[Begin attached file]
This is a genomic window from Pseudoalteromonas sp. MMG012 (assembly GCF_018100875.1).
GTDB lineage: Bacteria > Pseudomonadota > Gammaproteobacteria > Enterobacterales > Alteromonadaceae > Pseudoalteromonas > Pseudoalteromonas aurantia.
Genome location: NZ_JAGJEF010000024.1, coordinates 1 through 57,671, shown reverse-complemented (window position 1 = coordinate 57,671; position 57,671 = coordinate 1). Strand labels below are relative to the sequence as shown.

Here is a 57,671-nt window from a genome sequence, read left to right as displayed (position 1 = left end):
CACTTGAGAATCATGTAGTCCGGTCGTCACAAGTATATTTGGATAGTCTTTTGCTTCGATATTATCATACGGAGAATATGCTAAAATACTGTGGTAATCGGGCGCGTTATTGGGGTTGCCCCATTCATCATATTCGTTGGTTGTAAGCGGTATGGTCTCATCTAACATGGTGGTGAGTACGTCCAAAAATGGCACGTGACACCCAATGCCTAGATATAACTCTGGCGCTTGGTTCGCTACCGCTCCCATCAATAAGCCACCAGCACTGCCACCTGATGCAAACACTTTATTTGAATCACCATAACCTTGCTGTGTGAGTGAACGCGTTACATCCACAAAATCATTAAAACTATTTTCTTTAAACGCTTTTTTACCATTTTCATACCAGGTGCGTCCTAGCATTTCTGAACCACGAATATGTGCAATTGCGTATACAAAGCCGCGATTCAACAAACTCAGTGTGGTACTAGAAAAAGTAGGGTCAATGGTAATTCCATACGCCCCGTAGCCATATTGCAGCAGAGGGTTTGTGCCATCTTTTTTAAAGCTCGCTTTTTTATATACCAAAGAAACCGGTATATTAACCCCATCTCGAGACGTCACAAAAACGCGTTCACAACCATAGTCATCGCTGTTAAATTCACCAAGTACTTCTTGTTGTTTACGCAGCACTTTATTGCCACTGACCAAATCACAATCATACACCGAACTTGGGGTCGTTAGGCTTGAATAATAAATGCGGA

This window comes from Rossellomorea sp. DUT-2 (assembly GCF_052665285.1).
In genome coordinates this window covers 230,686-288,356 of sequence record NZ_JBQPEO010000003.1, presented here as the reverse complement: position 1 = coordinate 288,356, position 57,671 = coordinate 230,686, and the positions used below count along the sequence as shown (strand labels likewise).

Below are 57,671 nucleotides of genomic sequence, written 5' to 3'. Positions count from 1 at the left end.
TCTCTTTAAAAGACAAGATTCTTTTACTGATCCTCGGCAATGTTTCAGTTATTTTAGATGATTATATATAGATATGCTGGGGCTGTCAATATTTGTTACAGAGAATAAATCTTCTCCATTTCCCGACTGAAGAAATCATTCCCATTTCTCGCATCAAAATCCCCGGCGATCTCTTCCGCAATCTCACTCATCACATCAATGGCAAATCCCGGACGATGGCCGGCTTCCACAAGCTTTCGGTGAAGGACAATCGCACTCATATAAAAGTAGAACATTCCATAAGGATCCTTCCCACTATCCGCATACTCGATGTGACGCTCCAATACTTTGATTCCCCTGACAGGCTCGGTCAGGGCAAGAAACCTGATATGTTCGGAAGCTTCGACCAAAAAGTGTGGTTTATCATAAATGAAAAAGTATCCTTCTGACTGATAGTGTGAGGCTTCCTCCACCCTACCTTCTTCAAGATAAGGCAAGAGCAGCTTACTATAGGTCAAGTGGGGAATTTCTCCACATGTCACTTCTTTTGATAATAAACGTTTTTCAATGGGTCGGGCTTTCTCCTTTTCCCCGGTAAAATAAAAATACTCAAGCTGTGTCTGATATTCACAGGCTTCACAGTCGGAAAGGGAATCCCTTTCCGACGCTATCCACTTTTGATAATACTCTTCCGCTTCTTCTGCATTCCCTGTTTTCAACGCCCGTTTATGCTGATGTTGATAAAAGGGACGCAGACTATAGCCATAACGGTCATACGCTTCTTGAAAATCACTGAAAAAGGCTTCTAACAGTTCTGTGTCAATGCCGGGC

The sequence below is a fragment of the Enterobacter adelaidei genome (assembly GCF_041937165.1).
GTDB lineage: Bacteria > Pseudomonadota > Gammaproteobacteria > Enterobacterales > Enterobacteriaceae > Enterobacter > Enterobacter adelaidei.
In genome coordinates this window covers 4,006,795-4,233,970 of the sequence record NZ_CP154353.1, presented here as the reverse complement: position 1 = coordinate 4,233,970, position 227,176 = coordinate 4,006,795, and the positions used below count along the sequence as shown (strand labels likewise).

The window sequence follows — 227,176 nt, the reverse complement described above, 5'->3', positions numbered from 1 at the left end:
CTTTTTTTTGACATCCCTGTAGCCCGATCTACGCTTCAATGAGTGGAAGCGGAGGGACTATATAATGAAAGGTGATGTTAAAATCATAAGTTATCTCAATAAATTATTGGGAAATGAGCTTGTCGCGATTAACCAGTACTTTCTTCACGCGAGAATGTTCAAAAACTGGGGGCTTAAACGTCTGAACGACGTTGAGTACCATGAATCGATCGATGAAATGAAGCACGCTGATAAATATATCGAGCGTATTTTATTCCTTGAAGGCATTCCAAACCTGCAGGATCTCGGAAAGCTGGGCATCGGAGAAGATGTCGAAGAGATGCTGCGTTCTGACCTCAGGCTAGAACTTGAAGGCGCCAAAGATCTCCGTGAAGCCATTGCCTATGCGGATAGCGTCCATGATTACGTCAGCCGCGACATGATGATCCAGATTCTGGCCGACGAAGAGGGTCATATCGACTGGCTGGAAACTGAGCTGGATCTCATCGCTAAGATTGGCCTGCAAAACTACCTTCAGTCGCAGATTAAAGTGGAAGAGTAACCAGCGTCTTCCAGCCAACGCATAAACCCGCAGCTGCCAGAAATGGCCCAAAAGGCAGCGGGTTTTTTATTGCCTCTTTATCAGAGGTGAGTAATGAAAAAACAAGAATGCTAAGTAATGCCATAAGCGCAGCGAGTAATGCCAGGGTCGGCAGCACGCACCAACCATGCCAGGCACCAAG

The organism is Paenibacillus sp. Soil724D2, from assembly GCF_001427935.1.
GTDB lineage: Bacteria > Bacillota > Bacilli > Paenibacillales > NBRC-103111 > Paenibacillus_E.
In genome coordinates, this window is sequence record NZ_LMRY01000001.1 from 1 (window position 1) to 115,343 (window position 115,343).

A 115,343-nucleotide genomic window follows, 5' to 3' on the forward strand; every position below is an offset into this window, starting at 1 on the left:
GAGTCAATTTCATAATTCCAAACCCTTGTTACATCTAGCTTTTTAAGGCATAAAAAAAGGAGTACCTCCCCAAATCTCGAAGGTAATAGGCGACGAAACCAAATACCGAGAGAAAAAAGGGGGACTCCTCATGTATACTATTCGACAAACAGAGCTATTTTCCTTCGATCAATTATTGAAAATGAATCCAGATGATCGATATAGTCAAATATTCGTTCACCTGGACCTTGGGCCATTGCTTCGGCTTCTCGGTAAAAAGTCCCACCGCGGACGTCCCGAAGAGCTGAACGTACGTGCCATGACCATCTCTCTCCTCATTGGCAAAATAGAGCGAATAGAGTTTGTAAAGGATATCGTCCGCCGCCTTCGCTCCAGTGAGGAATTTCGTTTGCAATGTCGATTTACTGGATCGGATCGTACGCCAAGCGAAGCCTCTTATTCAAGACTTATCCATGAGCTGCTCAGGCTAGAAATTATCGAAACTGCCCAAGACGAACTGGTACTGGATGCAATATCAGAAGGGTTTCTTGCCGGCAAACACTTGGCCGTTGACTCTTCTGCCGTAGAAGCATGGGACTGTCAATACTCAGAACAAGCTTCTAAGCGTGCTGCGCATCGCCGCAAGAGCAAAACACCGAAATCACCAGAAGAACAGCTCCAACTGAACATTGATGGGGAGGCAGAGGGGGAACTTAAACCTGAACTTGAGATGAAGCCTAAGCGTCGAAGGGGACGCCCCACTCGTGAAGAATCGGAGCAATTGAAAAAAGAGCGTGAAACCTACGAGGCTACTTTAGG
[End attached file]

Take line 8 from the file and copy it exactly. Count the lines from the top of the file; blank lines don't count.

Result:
Below are 57,671 nucleotides of genomic sequence, written 5' to 3'. Positions count from 1 at the left end.